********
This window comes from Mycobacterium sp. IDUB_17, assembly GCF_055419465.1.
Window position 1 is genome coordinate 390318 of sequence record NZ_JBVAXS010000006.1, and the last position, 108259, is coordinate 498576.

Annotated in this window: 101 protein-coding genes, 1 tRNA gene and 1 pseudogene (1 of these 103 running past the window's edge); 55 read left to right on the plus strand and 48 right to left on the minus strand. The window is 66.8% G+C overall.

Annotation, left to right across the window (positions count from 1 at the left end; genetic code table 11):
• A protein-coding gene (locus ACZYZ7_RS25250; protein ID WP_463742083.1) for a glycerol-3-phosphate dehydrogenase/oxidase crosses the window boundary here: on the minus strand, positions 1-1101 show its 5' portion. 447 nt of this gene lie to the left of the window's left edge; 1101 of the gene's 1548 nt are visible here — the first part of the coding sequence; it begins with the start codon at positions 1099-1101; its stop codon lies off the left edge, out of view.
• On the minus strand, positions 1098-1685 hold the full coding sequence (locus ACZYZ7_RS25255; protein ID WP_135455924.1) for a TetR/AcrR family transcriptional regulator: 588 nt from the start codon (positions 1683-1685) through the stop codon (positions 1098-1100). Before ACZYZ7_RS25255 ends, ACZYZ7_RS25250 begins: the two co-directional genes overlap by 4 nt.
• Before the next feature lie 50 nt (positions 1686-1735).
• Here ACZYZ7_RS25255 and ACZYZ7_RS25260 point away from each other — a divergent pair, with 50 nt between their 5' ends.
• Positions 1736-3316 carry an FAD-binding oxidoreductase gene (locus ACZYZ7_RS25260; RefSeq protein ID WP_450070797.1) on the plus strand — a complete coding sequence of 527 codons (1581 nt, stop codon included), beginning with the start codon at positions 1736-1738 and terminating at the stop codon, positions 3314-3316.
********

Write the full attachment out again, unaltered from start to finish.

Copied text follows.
This window comes from Mycobacterium sp. IDUB_17, assembly GCF_055419465.1.
Window position 1 is genome coordinate 390318 of sequence record NZ_JBVAXS010000006.1, and the last position, 108259, is coordinate 498576.

Annotated in this window: 101 protein-coding genes, 1 tRNA gene and 1 pseudogene (1 of these 103 running past the window's edge); 55 read left to right on the plus strand and 48 right to left on the minus strand. The window is 66.8% G+C overall.

Annotation, left to right across the window (positions count from 1 at the left end; genetic code table 11):
• A protein-coding gene (locus ACZYZ7_RS25250; protein ID WP_463742083.1) for a glycerol-3-phosphate dehydrogenase/oxidase crosses the window boundary here: on the minus strand, positions 1-1101 show its 5' portion. 447 nt of this gene lie to the left of the window's left edge; 1101 of the gene's 1548 nt are visible here — the first part of the coding sequence; it begins with the start codon at positions 1099-1101; its stop codon lies off the left edge, out of view.
• On the minus strand, positions 1098-1685 hold the full coding sequence (locus ACZYZ7_RS25255; protein ID WP_135455924.1) for a TetR/AcrR family transcriptional regulator: 588 nt from the start codon (positions 1683-1685) through the stop codon (positions 1098-1100). Before ACZYZ7_RS25255 ends, ACZYZ7_RS25250 begins: the two co-directional genes overlap by 4 nt.
• Before the next feature lie 50 nt (positions 1686-1735).
• Here ACZYZ7_RS25255 and ACZYZ7_RS25260 point away from each other — a divergent pair, with 50 nt between their 5' ends.
• Positions 1736-3316 carry an FAD-binding oxidoreductase gene (locus ACZYZ7_RS25260; RefSeq protein ID WP_450070797.1) on the plus strand — a complete coding sequence of 527 codons (1581 nt, stop codon included), beginning with the start codon at positions 1736-1738 and terminating at the stop codon, positions 3314-3316.